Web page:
Authority: Bonnaterre, 1788
Family: Hemiscylliidae; 17 species
Length: 3.5 feet (1 m)
Weight: 1.9 lbs (0.9 kg)
Habitat: Shallow, inshore waters and coral reefs of northern Australia and New Guinea
Depth: Surface to 131 feet (40 m)
Gestation: 120 days from egg laying to hatching
Litter Range: 20 egg cases per female per annum
Home Range: Northern Australia and New Guinea
Diet: Small benthic fishes and invertebrates
IUCN Status: Least Concern
(Trica et al, 1997; Heupel ,Whittier, & Bennett, 1999; Last & Stevens, 2009; Bennett, Kyne, & Heupel, 2015)
Thanks so much for checking out this week’s incredible walking epaulette shark! If you missed last week’s featured species, don’t miss the aw inspiring Scalloped Hammerhead. If there is a species of shark you’d love to know more about, leave me a comment or send me a message! I would love to do a feature on your favorite species.
The new Ocean For Sharks Shop is open! There’s handmade ocean inspired plush animals, canvas paintings, and of course my children’s book, Winifred the Wondrous Whale Shark, available in print and PDF. Be sure to stop by. Remember proceeds benefit shark research and conservation with a donation to Project AWARE!
Conservation legislation needs public support in order to become law and help protect the environment and wildlife. Tell your representatives that you care about environmental and wildlife conservation. Remember that climate change has real implications for all species! It only takes a moment to make a change that will last a lifetime. Until next time finatics!
Featured Image Source
BBC (Videographer). (2016 January 6). The Walking Shark- Great Barrier Reef with David Attenborough : Episode 3 Preview – BBC One [Screen Capture]. Retrieved from https://www.youtube.com/
Allen, G. R., Erdmann, M. V., & Dudgeon, C. L. (2013). Hemiscyllium halmahera, a new species of Bamboo Shark (Hemiscylliidae) from Indonesia. Aqua, International Journal of Ichthyology, 19, 123-136.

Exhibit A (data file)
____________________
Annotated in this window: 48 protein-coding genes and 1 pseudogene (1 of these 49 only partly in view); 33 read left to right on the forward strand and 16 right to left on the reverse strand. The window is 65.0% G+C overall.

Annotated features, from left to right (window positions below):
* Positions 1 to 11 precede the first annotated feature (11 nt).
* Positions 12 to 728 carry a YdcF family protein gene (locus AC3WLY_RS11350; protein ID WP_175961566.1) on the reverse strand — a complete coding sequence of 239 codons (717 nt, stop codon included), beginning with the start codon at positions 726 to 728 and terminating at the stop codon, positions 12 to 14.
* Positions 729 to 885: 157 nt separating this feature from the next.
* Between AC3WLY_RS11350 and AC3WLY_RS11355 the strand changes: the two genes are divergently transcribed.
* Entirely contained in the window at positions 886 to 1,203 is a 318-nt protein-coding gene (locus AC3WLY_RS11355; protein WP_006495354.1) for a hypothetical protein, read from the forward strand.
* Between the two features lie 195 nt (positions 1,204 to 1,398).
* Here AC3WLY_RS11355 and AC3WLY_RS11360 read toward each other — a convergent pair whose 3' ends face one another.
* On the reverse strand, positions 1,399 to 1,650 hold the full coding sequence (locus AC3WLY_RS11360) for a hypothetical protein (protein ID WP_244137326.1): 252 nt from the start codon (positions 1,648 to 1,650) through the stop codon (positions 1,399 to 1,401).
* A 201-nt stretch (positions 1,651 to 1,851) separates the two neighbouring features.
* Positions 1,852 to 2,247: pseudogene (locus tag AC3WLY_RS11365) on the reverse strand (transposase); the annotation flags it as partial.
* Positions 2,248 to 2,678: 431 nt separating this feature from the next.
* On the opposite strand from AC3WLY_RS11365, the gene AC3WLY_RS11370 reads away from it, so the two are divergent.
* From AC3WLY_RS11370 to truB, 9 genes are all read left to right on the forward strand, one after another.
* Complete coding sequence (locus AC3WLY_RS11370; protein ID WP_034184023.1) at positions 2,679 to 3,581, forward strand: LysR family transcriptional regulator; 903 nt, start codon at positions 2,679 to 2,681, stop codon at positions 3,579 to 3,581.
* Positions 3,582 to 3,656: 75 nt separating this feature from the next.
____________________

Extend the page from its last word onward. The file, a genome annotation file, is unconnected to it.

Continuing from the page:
Bennett, M.B., Kyne, P.M. & Heupel, M.R. (2015). Hemiscyllium ocellatum. The IUCN red list of threatened species. Retrieved from https://www.iucnredlist.org/species/41818/68625284
Heupel, M. R., Whittier, J. M., & Bennett, M. B. (1999). Plasma steroid hormone profiles and reproductive biology of the epaulette shark, Hemiscyllium ocellatum. Journal of Experimental Zoology, 284(5), 586-594.
Johnson, M. S., Kraver, D. W., Renshaw, G., & Rummer, J. L. (2016). Will ocean acidification affect the early ontogeny of a tropical oviparous elasmobranch (Hemiscyllium ocellatum)?. Conservation physiology, 4(1).
Klimley, A. P. (2013). The biology of sharks and rays. University of Chicago Press.
Last, P.R. and Stevens, J.D. (2009). Sharks and Rays of Australia. Collingwood: CSIRO Publishing.
Mojetta, A. (1997). Sharks: History and biology of the lords of the sea. (E. McNulty, Ed.). San Diego: Thunder Bay Press.
Parker, S. (2008). The encyclopedia of sharks (2nd ed.). Buffalo, NY: Firefly Books Ltd.
Tricas, T. C., Deacon, K., Last, P., McCosker, J. E., Walker, T. I., & Taylor, L. (1997). The Nature Company Guides: Sharks and Rays. (L. Taylor, Ed.). Hong Kong: The Nature Company, Time Life Books.